The irony will not be lost on many people: a Body of people who claim to be the disciples of a master who drove the money-changers out of the Temple now find themselves in danger of driving out those who would question our modern-day money-handlers from the steps of St Paul’s Cathedral. It is a great sadness that someone with the ability and insight of Giles Frazer has now been lost to the Church as a voice in this debate, and equally sad that we have also, seemingly, lost an opportunity to side with those who are asking us to pause and consider whether we have, indeed, got our economic system right: a system which has become ‘profit for profit’s sake’ and with, apparently, no brakes at all that can be put on the multi-national, globalised companies, including the banks, that now run the world in every meaningful sense as national governments tinker around the edges of power. Unelected and seemingly unaccountable, they continue to persuade us that making money is the only goal in a sane society and that we will all benefit from the ‘trickle down’. Well, here we are with massive unemployment, the erosion of social support infrastructure, the increased marginalisation of the most poor and deprived in our society and the degradation of much-needed charity provision ( I am still stinging from the loss of Lincoln MIND, which has recently closed its doors because of lack of available grant funding, taking with it a valuable service to some of the most challenged and vulnerable people in our local society). Surely, we have the right to question an economic system which does all this, especially when those who created this crisis are rumoured to enjoy ever bigger bonuses?

In a recent Radio 4 series on ‘Capitalism’ its presenter, Michael Portillo (himself an enthusiastic capitalist) had to acknowledge that poverty and monetarism went hand in hand: the one a necessary consequence of the other. Yes, poverty levels differ as economies rise and fall, but if you support Capitalism as a system, then ‘the poor are with us always’. The programme was a public acknowledgement that Capitalism is now at least under the microscope as an economic system and also a nod to the fact that things can be done differently. In times past, stringencies and austerity have largely been accepted by the vast majority of people who suffer most because of cut-backs and redundancies: I bring to mind the sycophantic labourer in the old comedy programme ‘Brass’ saying to the mill owner ‘you are a saint in human form, Mr Hardaker’ as every manner of insult and oppression was visited upon him by his boss. It seems that some people will no longer accept that there should be such a disparity between rich and poor, with statistics telling us that, worldwide, the rich are getting richer and the poor poorer. It also appears that there are those, some of whom are camped in the steps of St Paul’s, who do not believe that the pursuit of profit and gain is the highest calling of humanity and pose the possibility that it may be possible to have a just, equitable society if we are prepared to look at things in a different way. And here’s the rub, for the guardians of the Cathedral  follow someone who constantly challenged us to look at things from a different angle and not to accept that the status quo was necessarily good or, indeed, how things ought to be. The is the one who said ‘sabbath was made for man, not man for the sabbath’ and ‘let he who is without sin cast the first stone’: all the time questioning the, too readily,  accepted totems we erect for ourselves. In looking kindly upon and working alongside those who are asking us to look at Capitalism from a different angle, the Church would be being true to its great Teacher.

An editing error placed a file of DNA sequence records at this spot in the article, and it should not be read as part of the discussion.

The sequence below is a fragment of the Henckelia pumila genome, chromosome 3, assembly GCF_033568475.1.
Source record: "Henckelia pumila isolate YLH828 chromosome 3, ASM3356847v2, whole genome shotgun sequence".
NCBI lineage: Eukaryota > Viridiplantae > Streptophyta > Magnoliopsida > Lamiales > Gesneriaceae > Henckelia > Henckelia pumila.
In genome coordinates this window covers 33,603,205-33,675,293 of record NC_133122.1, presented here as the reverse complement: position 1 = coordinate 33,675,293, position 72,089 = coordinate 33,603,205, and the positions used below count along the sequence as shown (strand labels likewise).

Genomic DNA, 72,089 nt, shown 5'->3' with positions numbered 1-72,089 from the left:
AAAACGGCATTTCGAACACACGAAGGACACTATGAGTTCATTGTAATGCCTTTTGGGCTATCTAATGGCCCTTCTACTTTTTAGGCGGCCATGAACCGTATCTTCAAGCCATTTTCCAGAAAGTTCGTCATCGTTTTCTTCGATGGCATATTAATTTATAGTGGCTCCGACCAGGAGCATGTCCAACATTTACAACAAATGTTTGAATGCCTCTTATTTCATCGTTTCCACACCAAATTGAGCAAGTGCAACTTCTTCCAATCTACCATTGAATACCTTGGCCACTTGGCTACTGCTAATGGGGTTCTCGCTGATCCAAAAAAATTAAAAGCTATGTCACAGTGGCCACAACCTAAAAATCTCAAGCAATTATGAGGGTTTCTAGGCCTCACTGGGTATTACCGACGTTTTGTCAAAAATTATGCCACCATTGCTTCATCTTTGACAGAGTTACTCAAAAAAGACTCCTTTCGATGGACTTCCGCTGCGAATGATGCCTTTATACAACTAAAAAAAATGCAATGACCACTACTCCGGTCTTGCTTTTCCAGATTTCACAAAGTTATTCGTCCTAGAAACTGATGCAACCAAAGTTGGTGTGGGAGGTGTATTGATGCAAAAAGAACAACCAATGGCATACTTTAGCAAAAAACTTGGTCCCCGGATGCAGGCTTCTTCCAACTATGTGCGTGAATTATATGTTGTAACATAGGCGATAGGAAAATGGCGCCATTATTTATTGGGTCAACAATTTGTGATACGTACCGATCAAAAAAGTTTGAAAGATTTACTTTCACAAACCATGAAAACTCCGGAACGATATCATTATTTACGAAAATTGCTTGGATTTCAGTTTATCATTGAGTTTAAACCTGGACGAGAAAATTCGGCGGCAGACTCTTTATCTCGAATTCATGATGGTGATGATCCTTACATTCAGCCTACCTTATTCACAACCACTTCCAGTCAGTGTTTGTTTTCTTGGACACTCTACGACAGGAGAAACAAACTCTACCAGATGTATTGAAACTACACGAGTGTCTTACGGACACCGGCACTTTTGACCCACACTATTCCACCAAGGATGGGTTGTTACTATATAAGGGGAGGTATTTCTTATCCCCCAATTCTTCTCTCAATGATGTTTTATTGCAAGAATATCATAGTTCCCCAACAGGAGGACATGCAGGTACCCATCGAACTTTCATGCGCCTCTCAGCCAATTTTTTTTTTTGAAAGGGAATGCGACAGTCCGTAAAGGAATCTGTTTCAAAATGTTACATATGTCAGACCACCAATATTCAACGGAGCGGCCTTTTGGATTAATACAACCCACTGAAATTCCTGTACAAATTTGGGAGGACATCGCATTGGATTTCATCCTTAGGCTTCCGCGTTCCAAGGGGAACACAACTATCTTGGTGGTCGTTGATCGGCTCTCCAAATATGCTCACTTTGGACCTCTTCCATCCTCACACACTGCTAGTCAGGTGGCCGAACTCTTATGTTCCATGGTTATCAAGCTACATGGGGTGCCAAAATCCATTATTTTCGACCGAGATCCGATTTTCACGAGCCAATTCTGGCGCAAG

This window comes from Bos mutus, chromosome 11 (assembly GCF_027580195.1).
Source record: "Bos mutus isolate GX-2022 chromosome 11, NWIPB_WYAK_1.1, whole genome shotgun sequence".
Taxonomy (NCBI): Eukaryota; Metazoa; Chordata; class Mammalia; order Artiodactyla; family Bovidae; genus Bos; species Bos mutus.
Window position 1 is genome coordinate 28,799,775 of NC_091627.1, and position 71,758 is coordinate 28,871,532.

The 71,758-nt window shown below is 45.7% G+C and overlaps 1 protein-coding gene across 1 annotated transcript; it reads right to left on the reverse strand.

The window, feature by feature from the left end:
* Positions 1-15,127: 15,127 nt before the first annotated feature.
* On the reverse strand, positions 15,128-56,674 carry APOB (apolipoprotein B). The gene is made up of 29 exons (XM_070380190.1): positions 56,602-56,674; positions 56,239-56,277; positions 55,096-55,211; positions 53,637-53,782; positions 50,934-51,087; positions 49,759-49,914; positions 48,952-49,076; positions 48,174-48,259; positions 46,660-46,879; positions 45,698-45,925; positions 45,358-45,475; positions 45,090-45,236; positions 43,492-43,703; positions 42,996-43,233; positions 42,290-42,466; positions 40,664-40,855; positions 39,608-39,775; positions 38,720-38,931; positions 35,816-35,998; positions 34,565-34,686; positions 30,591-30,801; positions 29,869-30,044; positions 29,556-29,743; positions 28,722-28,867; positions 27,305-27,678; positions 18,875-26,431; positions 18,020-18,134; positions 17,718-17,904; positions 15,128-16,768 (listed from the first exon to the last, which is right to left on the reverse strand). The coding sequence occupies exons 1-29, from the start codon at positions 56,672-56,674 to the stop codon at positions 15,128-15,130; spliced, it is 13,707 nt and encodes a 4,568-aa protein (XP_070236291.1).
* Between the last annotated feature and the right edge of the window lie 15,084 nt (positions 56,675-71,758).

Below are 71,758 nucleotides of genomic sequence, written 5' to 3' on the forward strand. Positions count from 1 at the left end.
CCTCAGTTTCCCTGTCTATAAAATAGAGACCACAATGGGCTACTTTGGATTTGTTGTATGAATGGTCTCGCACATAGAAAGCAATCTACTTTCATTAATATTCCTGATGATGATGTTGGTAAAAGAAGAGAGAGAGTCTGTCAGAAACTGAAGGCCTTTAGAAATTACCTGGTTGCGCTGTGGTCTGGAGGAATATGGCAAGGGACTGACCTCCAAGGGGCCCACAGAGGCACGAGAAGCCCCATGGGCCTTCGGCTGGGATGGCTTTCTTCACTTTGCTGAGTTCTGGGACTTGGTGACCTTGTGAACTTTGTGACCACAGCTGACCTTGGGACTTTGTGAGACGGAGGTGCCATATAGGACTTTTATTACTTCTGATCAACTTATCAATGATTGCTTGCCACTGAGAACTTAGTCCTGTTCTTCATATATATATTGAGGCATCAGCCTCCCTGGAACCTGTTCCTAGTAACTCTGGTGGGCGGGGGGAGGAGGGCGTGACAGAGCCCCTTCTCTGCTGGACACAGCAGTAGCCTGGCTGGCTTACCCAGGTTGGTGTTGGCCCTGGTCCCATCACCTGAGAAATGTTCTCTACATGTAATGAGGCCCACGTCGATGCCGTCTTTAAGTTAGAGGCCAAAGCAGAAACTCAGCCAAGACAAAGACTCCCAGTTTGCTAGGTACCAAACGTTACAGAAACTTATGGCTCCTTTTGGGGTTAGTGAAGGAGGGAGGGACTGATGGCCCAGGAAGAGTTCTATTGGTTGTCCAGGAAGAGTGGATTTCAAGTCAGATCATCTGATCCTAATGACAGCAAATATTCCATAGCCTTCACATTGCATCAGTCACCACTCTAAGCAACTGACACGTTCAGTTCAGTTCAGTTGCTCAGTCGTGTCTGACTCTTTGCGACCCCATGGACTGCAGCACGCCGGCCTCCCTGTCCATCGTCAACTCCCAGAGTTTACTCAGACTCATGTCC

~ by Tim Ellis on October 30, 2011.

5 Responses to “Anti-CaPaulitalists?”

  1. Bravo. There seems to be a sudden stony silence in the C of E, apart from a few brave but consequently pilloried souls. Not just a lost opportunity for the Anglican Church, but a disaster. Where’s the Church that published Faith in the City gone?

  2. So the Church is to become involved in a debate about our economic system and give us moral guidance. Good. But you need to understand the real problem and be evenhanded. Currently we have two basic systems of combinations thereof. Capitalist or some form of centrally managed economy. In the former resouces are allocated according to the millions of buying choices made by INDIVIDUALS on a daily basis. (The buying decisions of governments and corporations merely reflect the needs of citizens and customers). In a Centrally managed economy a few officials make these decisions on our behalf. This has always failed due to a combination of malficence, greed and inefficiency by the officials.